When thinking about Asian cinema, the mind immediately thinks of places like Japan, Hong Kong and South Korea.  However, there is one place, hidden in the South Pacific that is quietly becoming a secret destination for Asian cinephiles.  That place, is the hipster capital of Taiwan—Kaohsiung City.

The city of Kaohsiung may be small when compared to the likes of Busan, Tokyo or Hong Kong, but don’t be fooled!  This city is slowly becoming the site of one of the most diverse, top tier film festivals on the Asian continent.  The festival, which has been up and running in one form or another since 2001, and will run this year from October 20th – November 4th. The KFF features programming that is both unique and diverse, and unlike its competitor to the west (Hong Kong Sundance), the KFF has chosen to cast aside its cultural blinders and choose instead to serve up a palatable offering of cinema from all over the world. Japan, Taiwan, Hong Kong, Spain, France, German, Estonia, Indonesia are just a small list of the countries with films represented in this year’s lineup.

Eiji Uchida

One of the more unique aspects of this festival are it’s Director in Focus showcases which feature a slew of films spanning the careers of such noted directors as Eiji Uchida (Japan), Walerian Borowczyk (Poland) and Yorgos Lanthimos (Greece).  For those not trying to get first place in the next film school trivia night,  the festival also includes special screenings of some classic gangster films such as the Godfather Part I, Godfather Part II, and a special screening of Resevoir Dogs.  Unfortunately, KFF does not have a Midnight Horror category, but fans of the strange and obscene can at least get their fix during the special screenings of films like Delicatessen, Greedy Guts, and Tampopo.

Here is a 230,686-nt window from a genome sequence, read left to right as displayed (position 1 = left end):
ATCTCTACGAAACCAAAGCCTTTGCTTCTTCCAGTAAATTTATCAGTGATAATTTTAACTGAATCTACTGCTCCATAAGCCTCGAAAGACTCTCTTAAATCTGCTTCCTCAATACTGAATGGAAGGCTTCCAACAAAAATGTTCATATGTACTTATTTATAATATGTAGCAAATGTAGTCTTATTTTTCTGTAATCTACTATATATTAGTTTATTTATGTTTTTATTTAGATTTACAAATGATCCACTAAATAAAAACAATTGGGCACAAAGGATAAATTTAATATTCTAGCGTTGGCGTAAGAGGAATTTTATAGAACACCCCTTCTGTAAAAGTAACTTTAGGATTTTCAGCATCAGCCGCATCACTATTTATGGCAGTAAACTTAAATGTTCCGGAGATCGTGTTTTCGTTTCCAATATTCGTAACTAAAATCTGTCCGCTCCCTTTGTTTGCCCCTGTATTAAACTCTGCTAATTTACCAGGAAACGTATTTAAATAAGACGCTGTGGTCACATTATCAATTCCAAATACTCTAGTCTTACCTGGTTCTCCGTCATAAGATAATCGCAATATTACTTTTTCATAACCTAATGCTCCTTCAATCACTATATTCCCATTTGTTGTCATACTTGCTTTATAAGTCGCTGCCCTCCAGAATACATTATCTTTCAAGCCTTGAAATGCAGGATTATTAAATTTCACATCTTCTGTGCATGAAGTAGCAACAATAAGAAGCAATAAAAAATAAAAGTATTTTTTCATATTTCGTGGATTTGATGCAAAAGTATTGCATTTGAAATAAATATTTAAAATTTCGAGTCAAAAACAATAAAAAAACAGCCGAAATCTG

One of the films from this festival to watch out for is the Jean Luc-Godard biographical piece Redoubtable, which covers the French New Wave legend’s steamy love affair with one of his underage starlettes.  Also included in the lineup is the latest addition to Michael Winterbottom’s The Trip series (The Trip to Italy), as well as the debut of internationally renowned metal band Chthonic’s film Tshiong (?).

The KFF is set kick off this week with an opening night showing of The Tokyo Night Sky is Always the Densest Shade of Blue (Yûya Ishii), and will conclude two weeks later with closing night screenings of the aforementioned Tshiong and Redoubtable.  More information and news coming soon!